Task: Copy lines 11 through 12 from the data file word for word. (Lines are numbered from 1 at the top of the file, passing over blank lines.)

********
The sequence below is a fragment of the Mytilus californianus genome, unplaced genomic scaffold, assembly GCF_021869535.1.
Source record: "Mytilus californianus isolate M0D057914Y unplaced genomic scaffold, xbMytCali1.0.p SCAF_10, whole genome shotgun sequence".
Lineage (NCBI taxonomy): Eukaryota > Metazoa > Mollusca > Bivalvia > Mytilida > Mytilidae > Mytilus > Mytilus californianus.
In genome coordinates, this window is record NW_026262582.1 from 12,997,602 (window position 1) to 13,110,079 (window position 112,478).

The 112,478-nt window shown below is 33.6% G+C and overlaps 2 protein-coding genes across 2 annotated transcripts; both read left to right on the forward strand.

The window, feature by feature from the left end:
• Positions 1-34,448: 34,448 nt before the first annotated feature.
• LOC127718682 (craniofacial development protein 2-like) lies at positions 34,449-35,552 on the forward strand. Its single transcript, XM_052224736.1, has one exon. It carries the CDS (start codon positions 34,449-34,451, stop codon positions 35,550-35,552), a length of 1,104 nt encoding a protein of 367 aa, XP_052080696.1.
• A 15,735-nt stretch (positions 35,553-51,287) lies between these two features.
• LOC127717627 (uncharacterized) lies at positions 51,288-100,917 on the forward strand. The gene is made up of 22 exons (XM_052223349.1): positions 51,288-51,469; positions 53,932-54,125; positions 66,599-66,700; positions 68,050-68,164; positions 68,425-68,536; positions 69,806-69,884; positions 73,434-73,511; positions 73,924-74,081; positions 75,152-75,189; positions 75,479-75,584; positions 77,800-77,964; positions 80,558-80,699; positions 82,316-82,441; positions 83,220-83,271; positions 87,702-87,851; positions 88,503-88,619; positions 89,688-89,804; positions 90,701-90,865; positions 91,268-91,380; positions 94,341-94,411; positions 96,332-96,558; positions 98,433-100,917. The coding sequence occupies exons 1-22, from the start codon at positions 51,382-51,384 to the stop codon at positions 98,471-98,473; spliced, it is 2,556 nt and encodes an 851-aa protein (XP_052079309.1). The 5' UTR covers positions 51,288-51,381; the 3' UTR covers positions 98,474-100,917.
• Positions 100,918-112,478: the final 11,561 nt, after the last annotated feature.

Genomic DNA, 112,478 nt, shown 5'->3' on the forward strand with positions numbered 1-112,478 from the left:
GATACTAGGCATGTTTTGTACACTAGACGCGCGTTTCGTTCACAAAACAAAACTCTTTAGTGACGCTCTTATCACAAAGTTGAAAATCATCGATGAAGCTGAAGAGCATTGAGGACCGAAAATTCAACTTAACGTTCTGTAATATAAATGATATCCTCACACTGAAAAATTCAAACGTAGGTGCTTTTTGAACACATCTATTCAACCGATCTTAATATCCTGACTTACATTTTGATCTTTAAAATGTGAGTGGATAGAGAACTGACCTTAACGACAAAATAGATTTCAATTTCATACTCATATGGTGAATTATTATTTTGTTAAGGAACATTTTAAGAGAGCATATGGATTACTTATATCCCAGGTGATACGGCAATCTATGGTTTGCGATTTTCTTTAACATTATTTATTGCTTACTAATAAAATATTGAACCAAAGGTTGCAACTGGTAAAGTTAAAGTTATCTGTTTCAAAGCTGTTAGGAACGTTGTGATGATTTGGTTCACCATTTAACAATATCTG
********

• Positions 100,918-112,478: the final 11,561 nt, after the last annotated feature.

Genomic DNA, 112,478 nt, shown 5'->3' on the forward strand with positions numbered 1-112,478 from the left: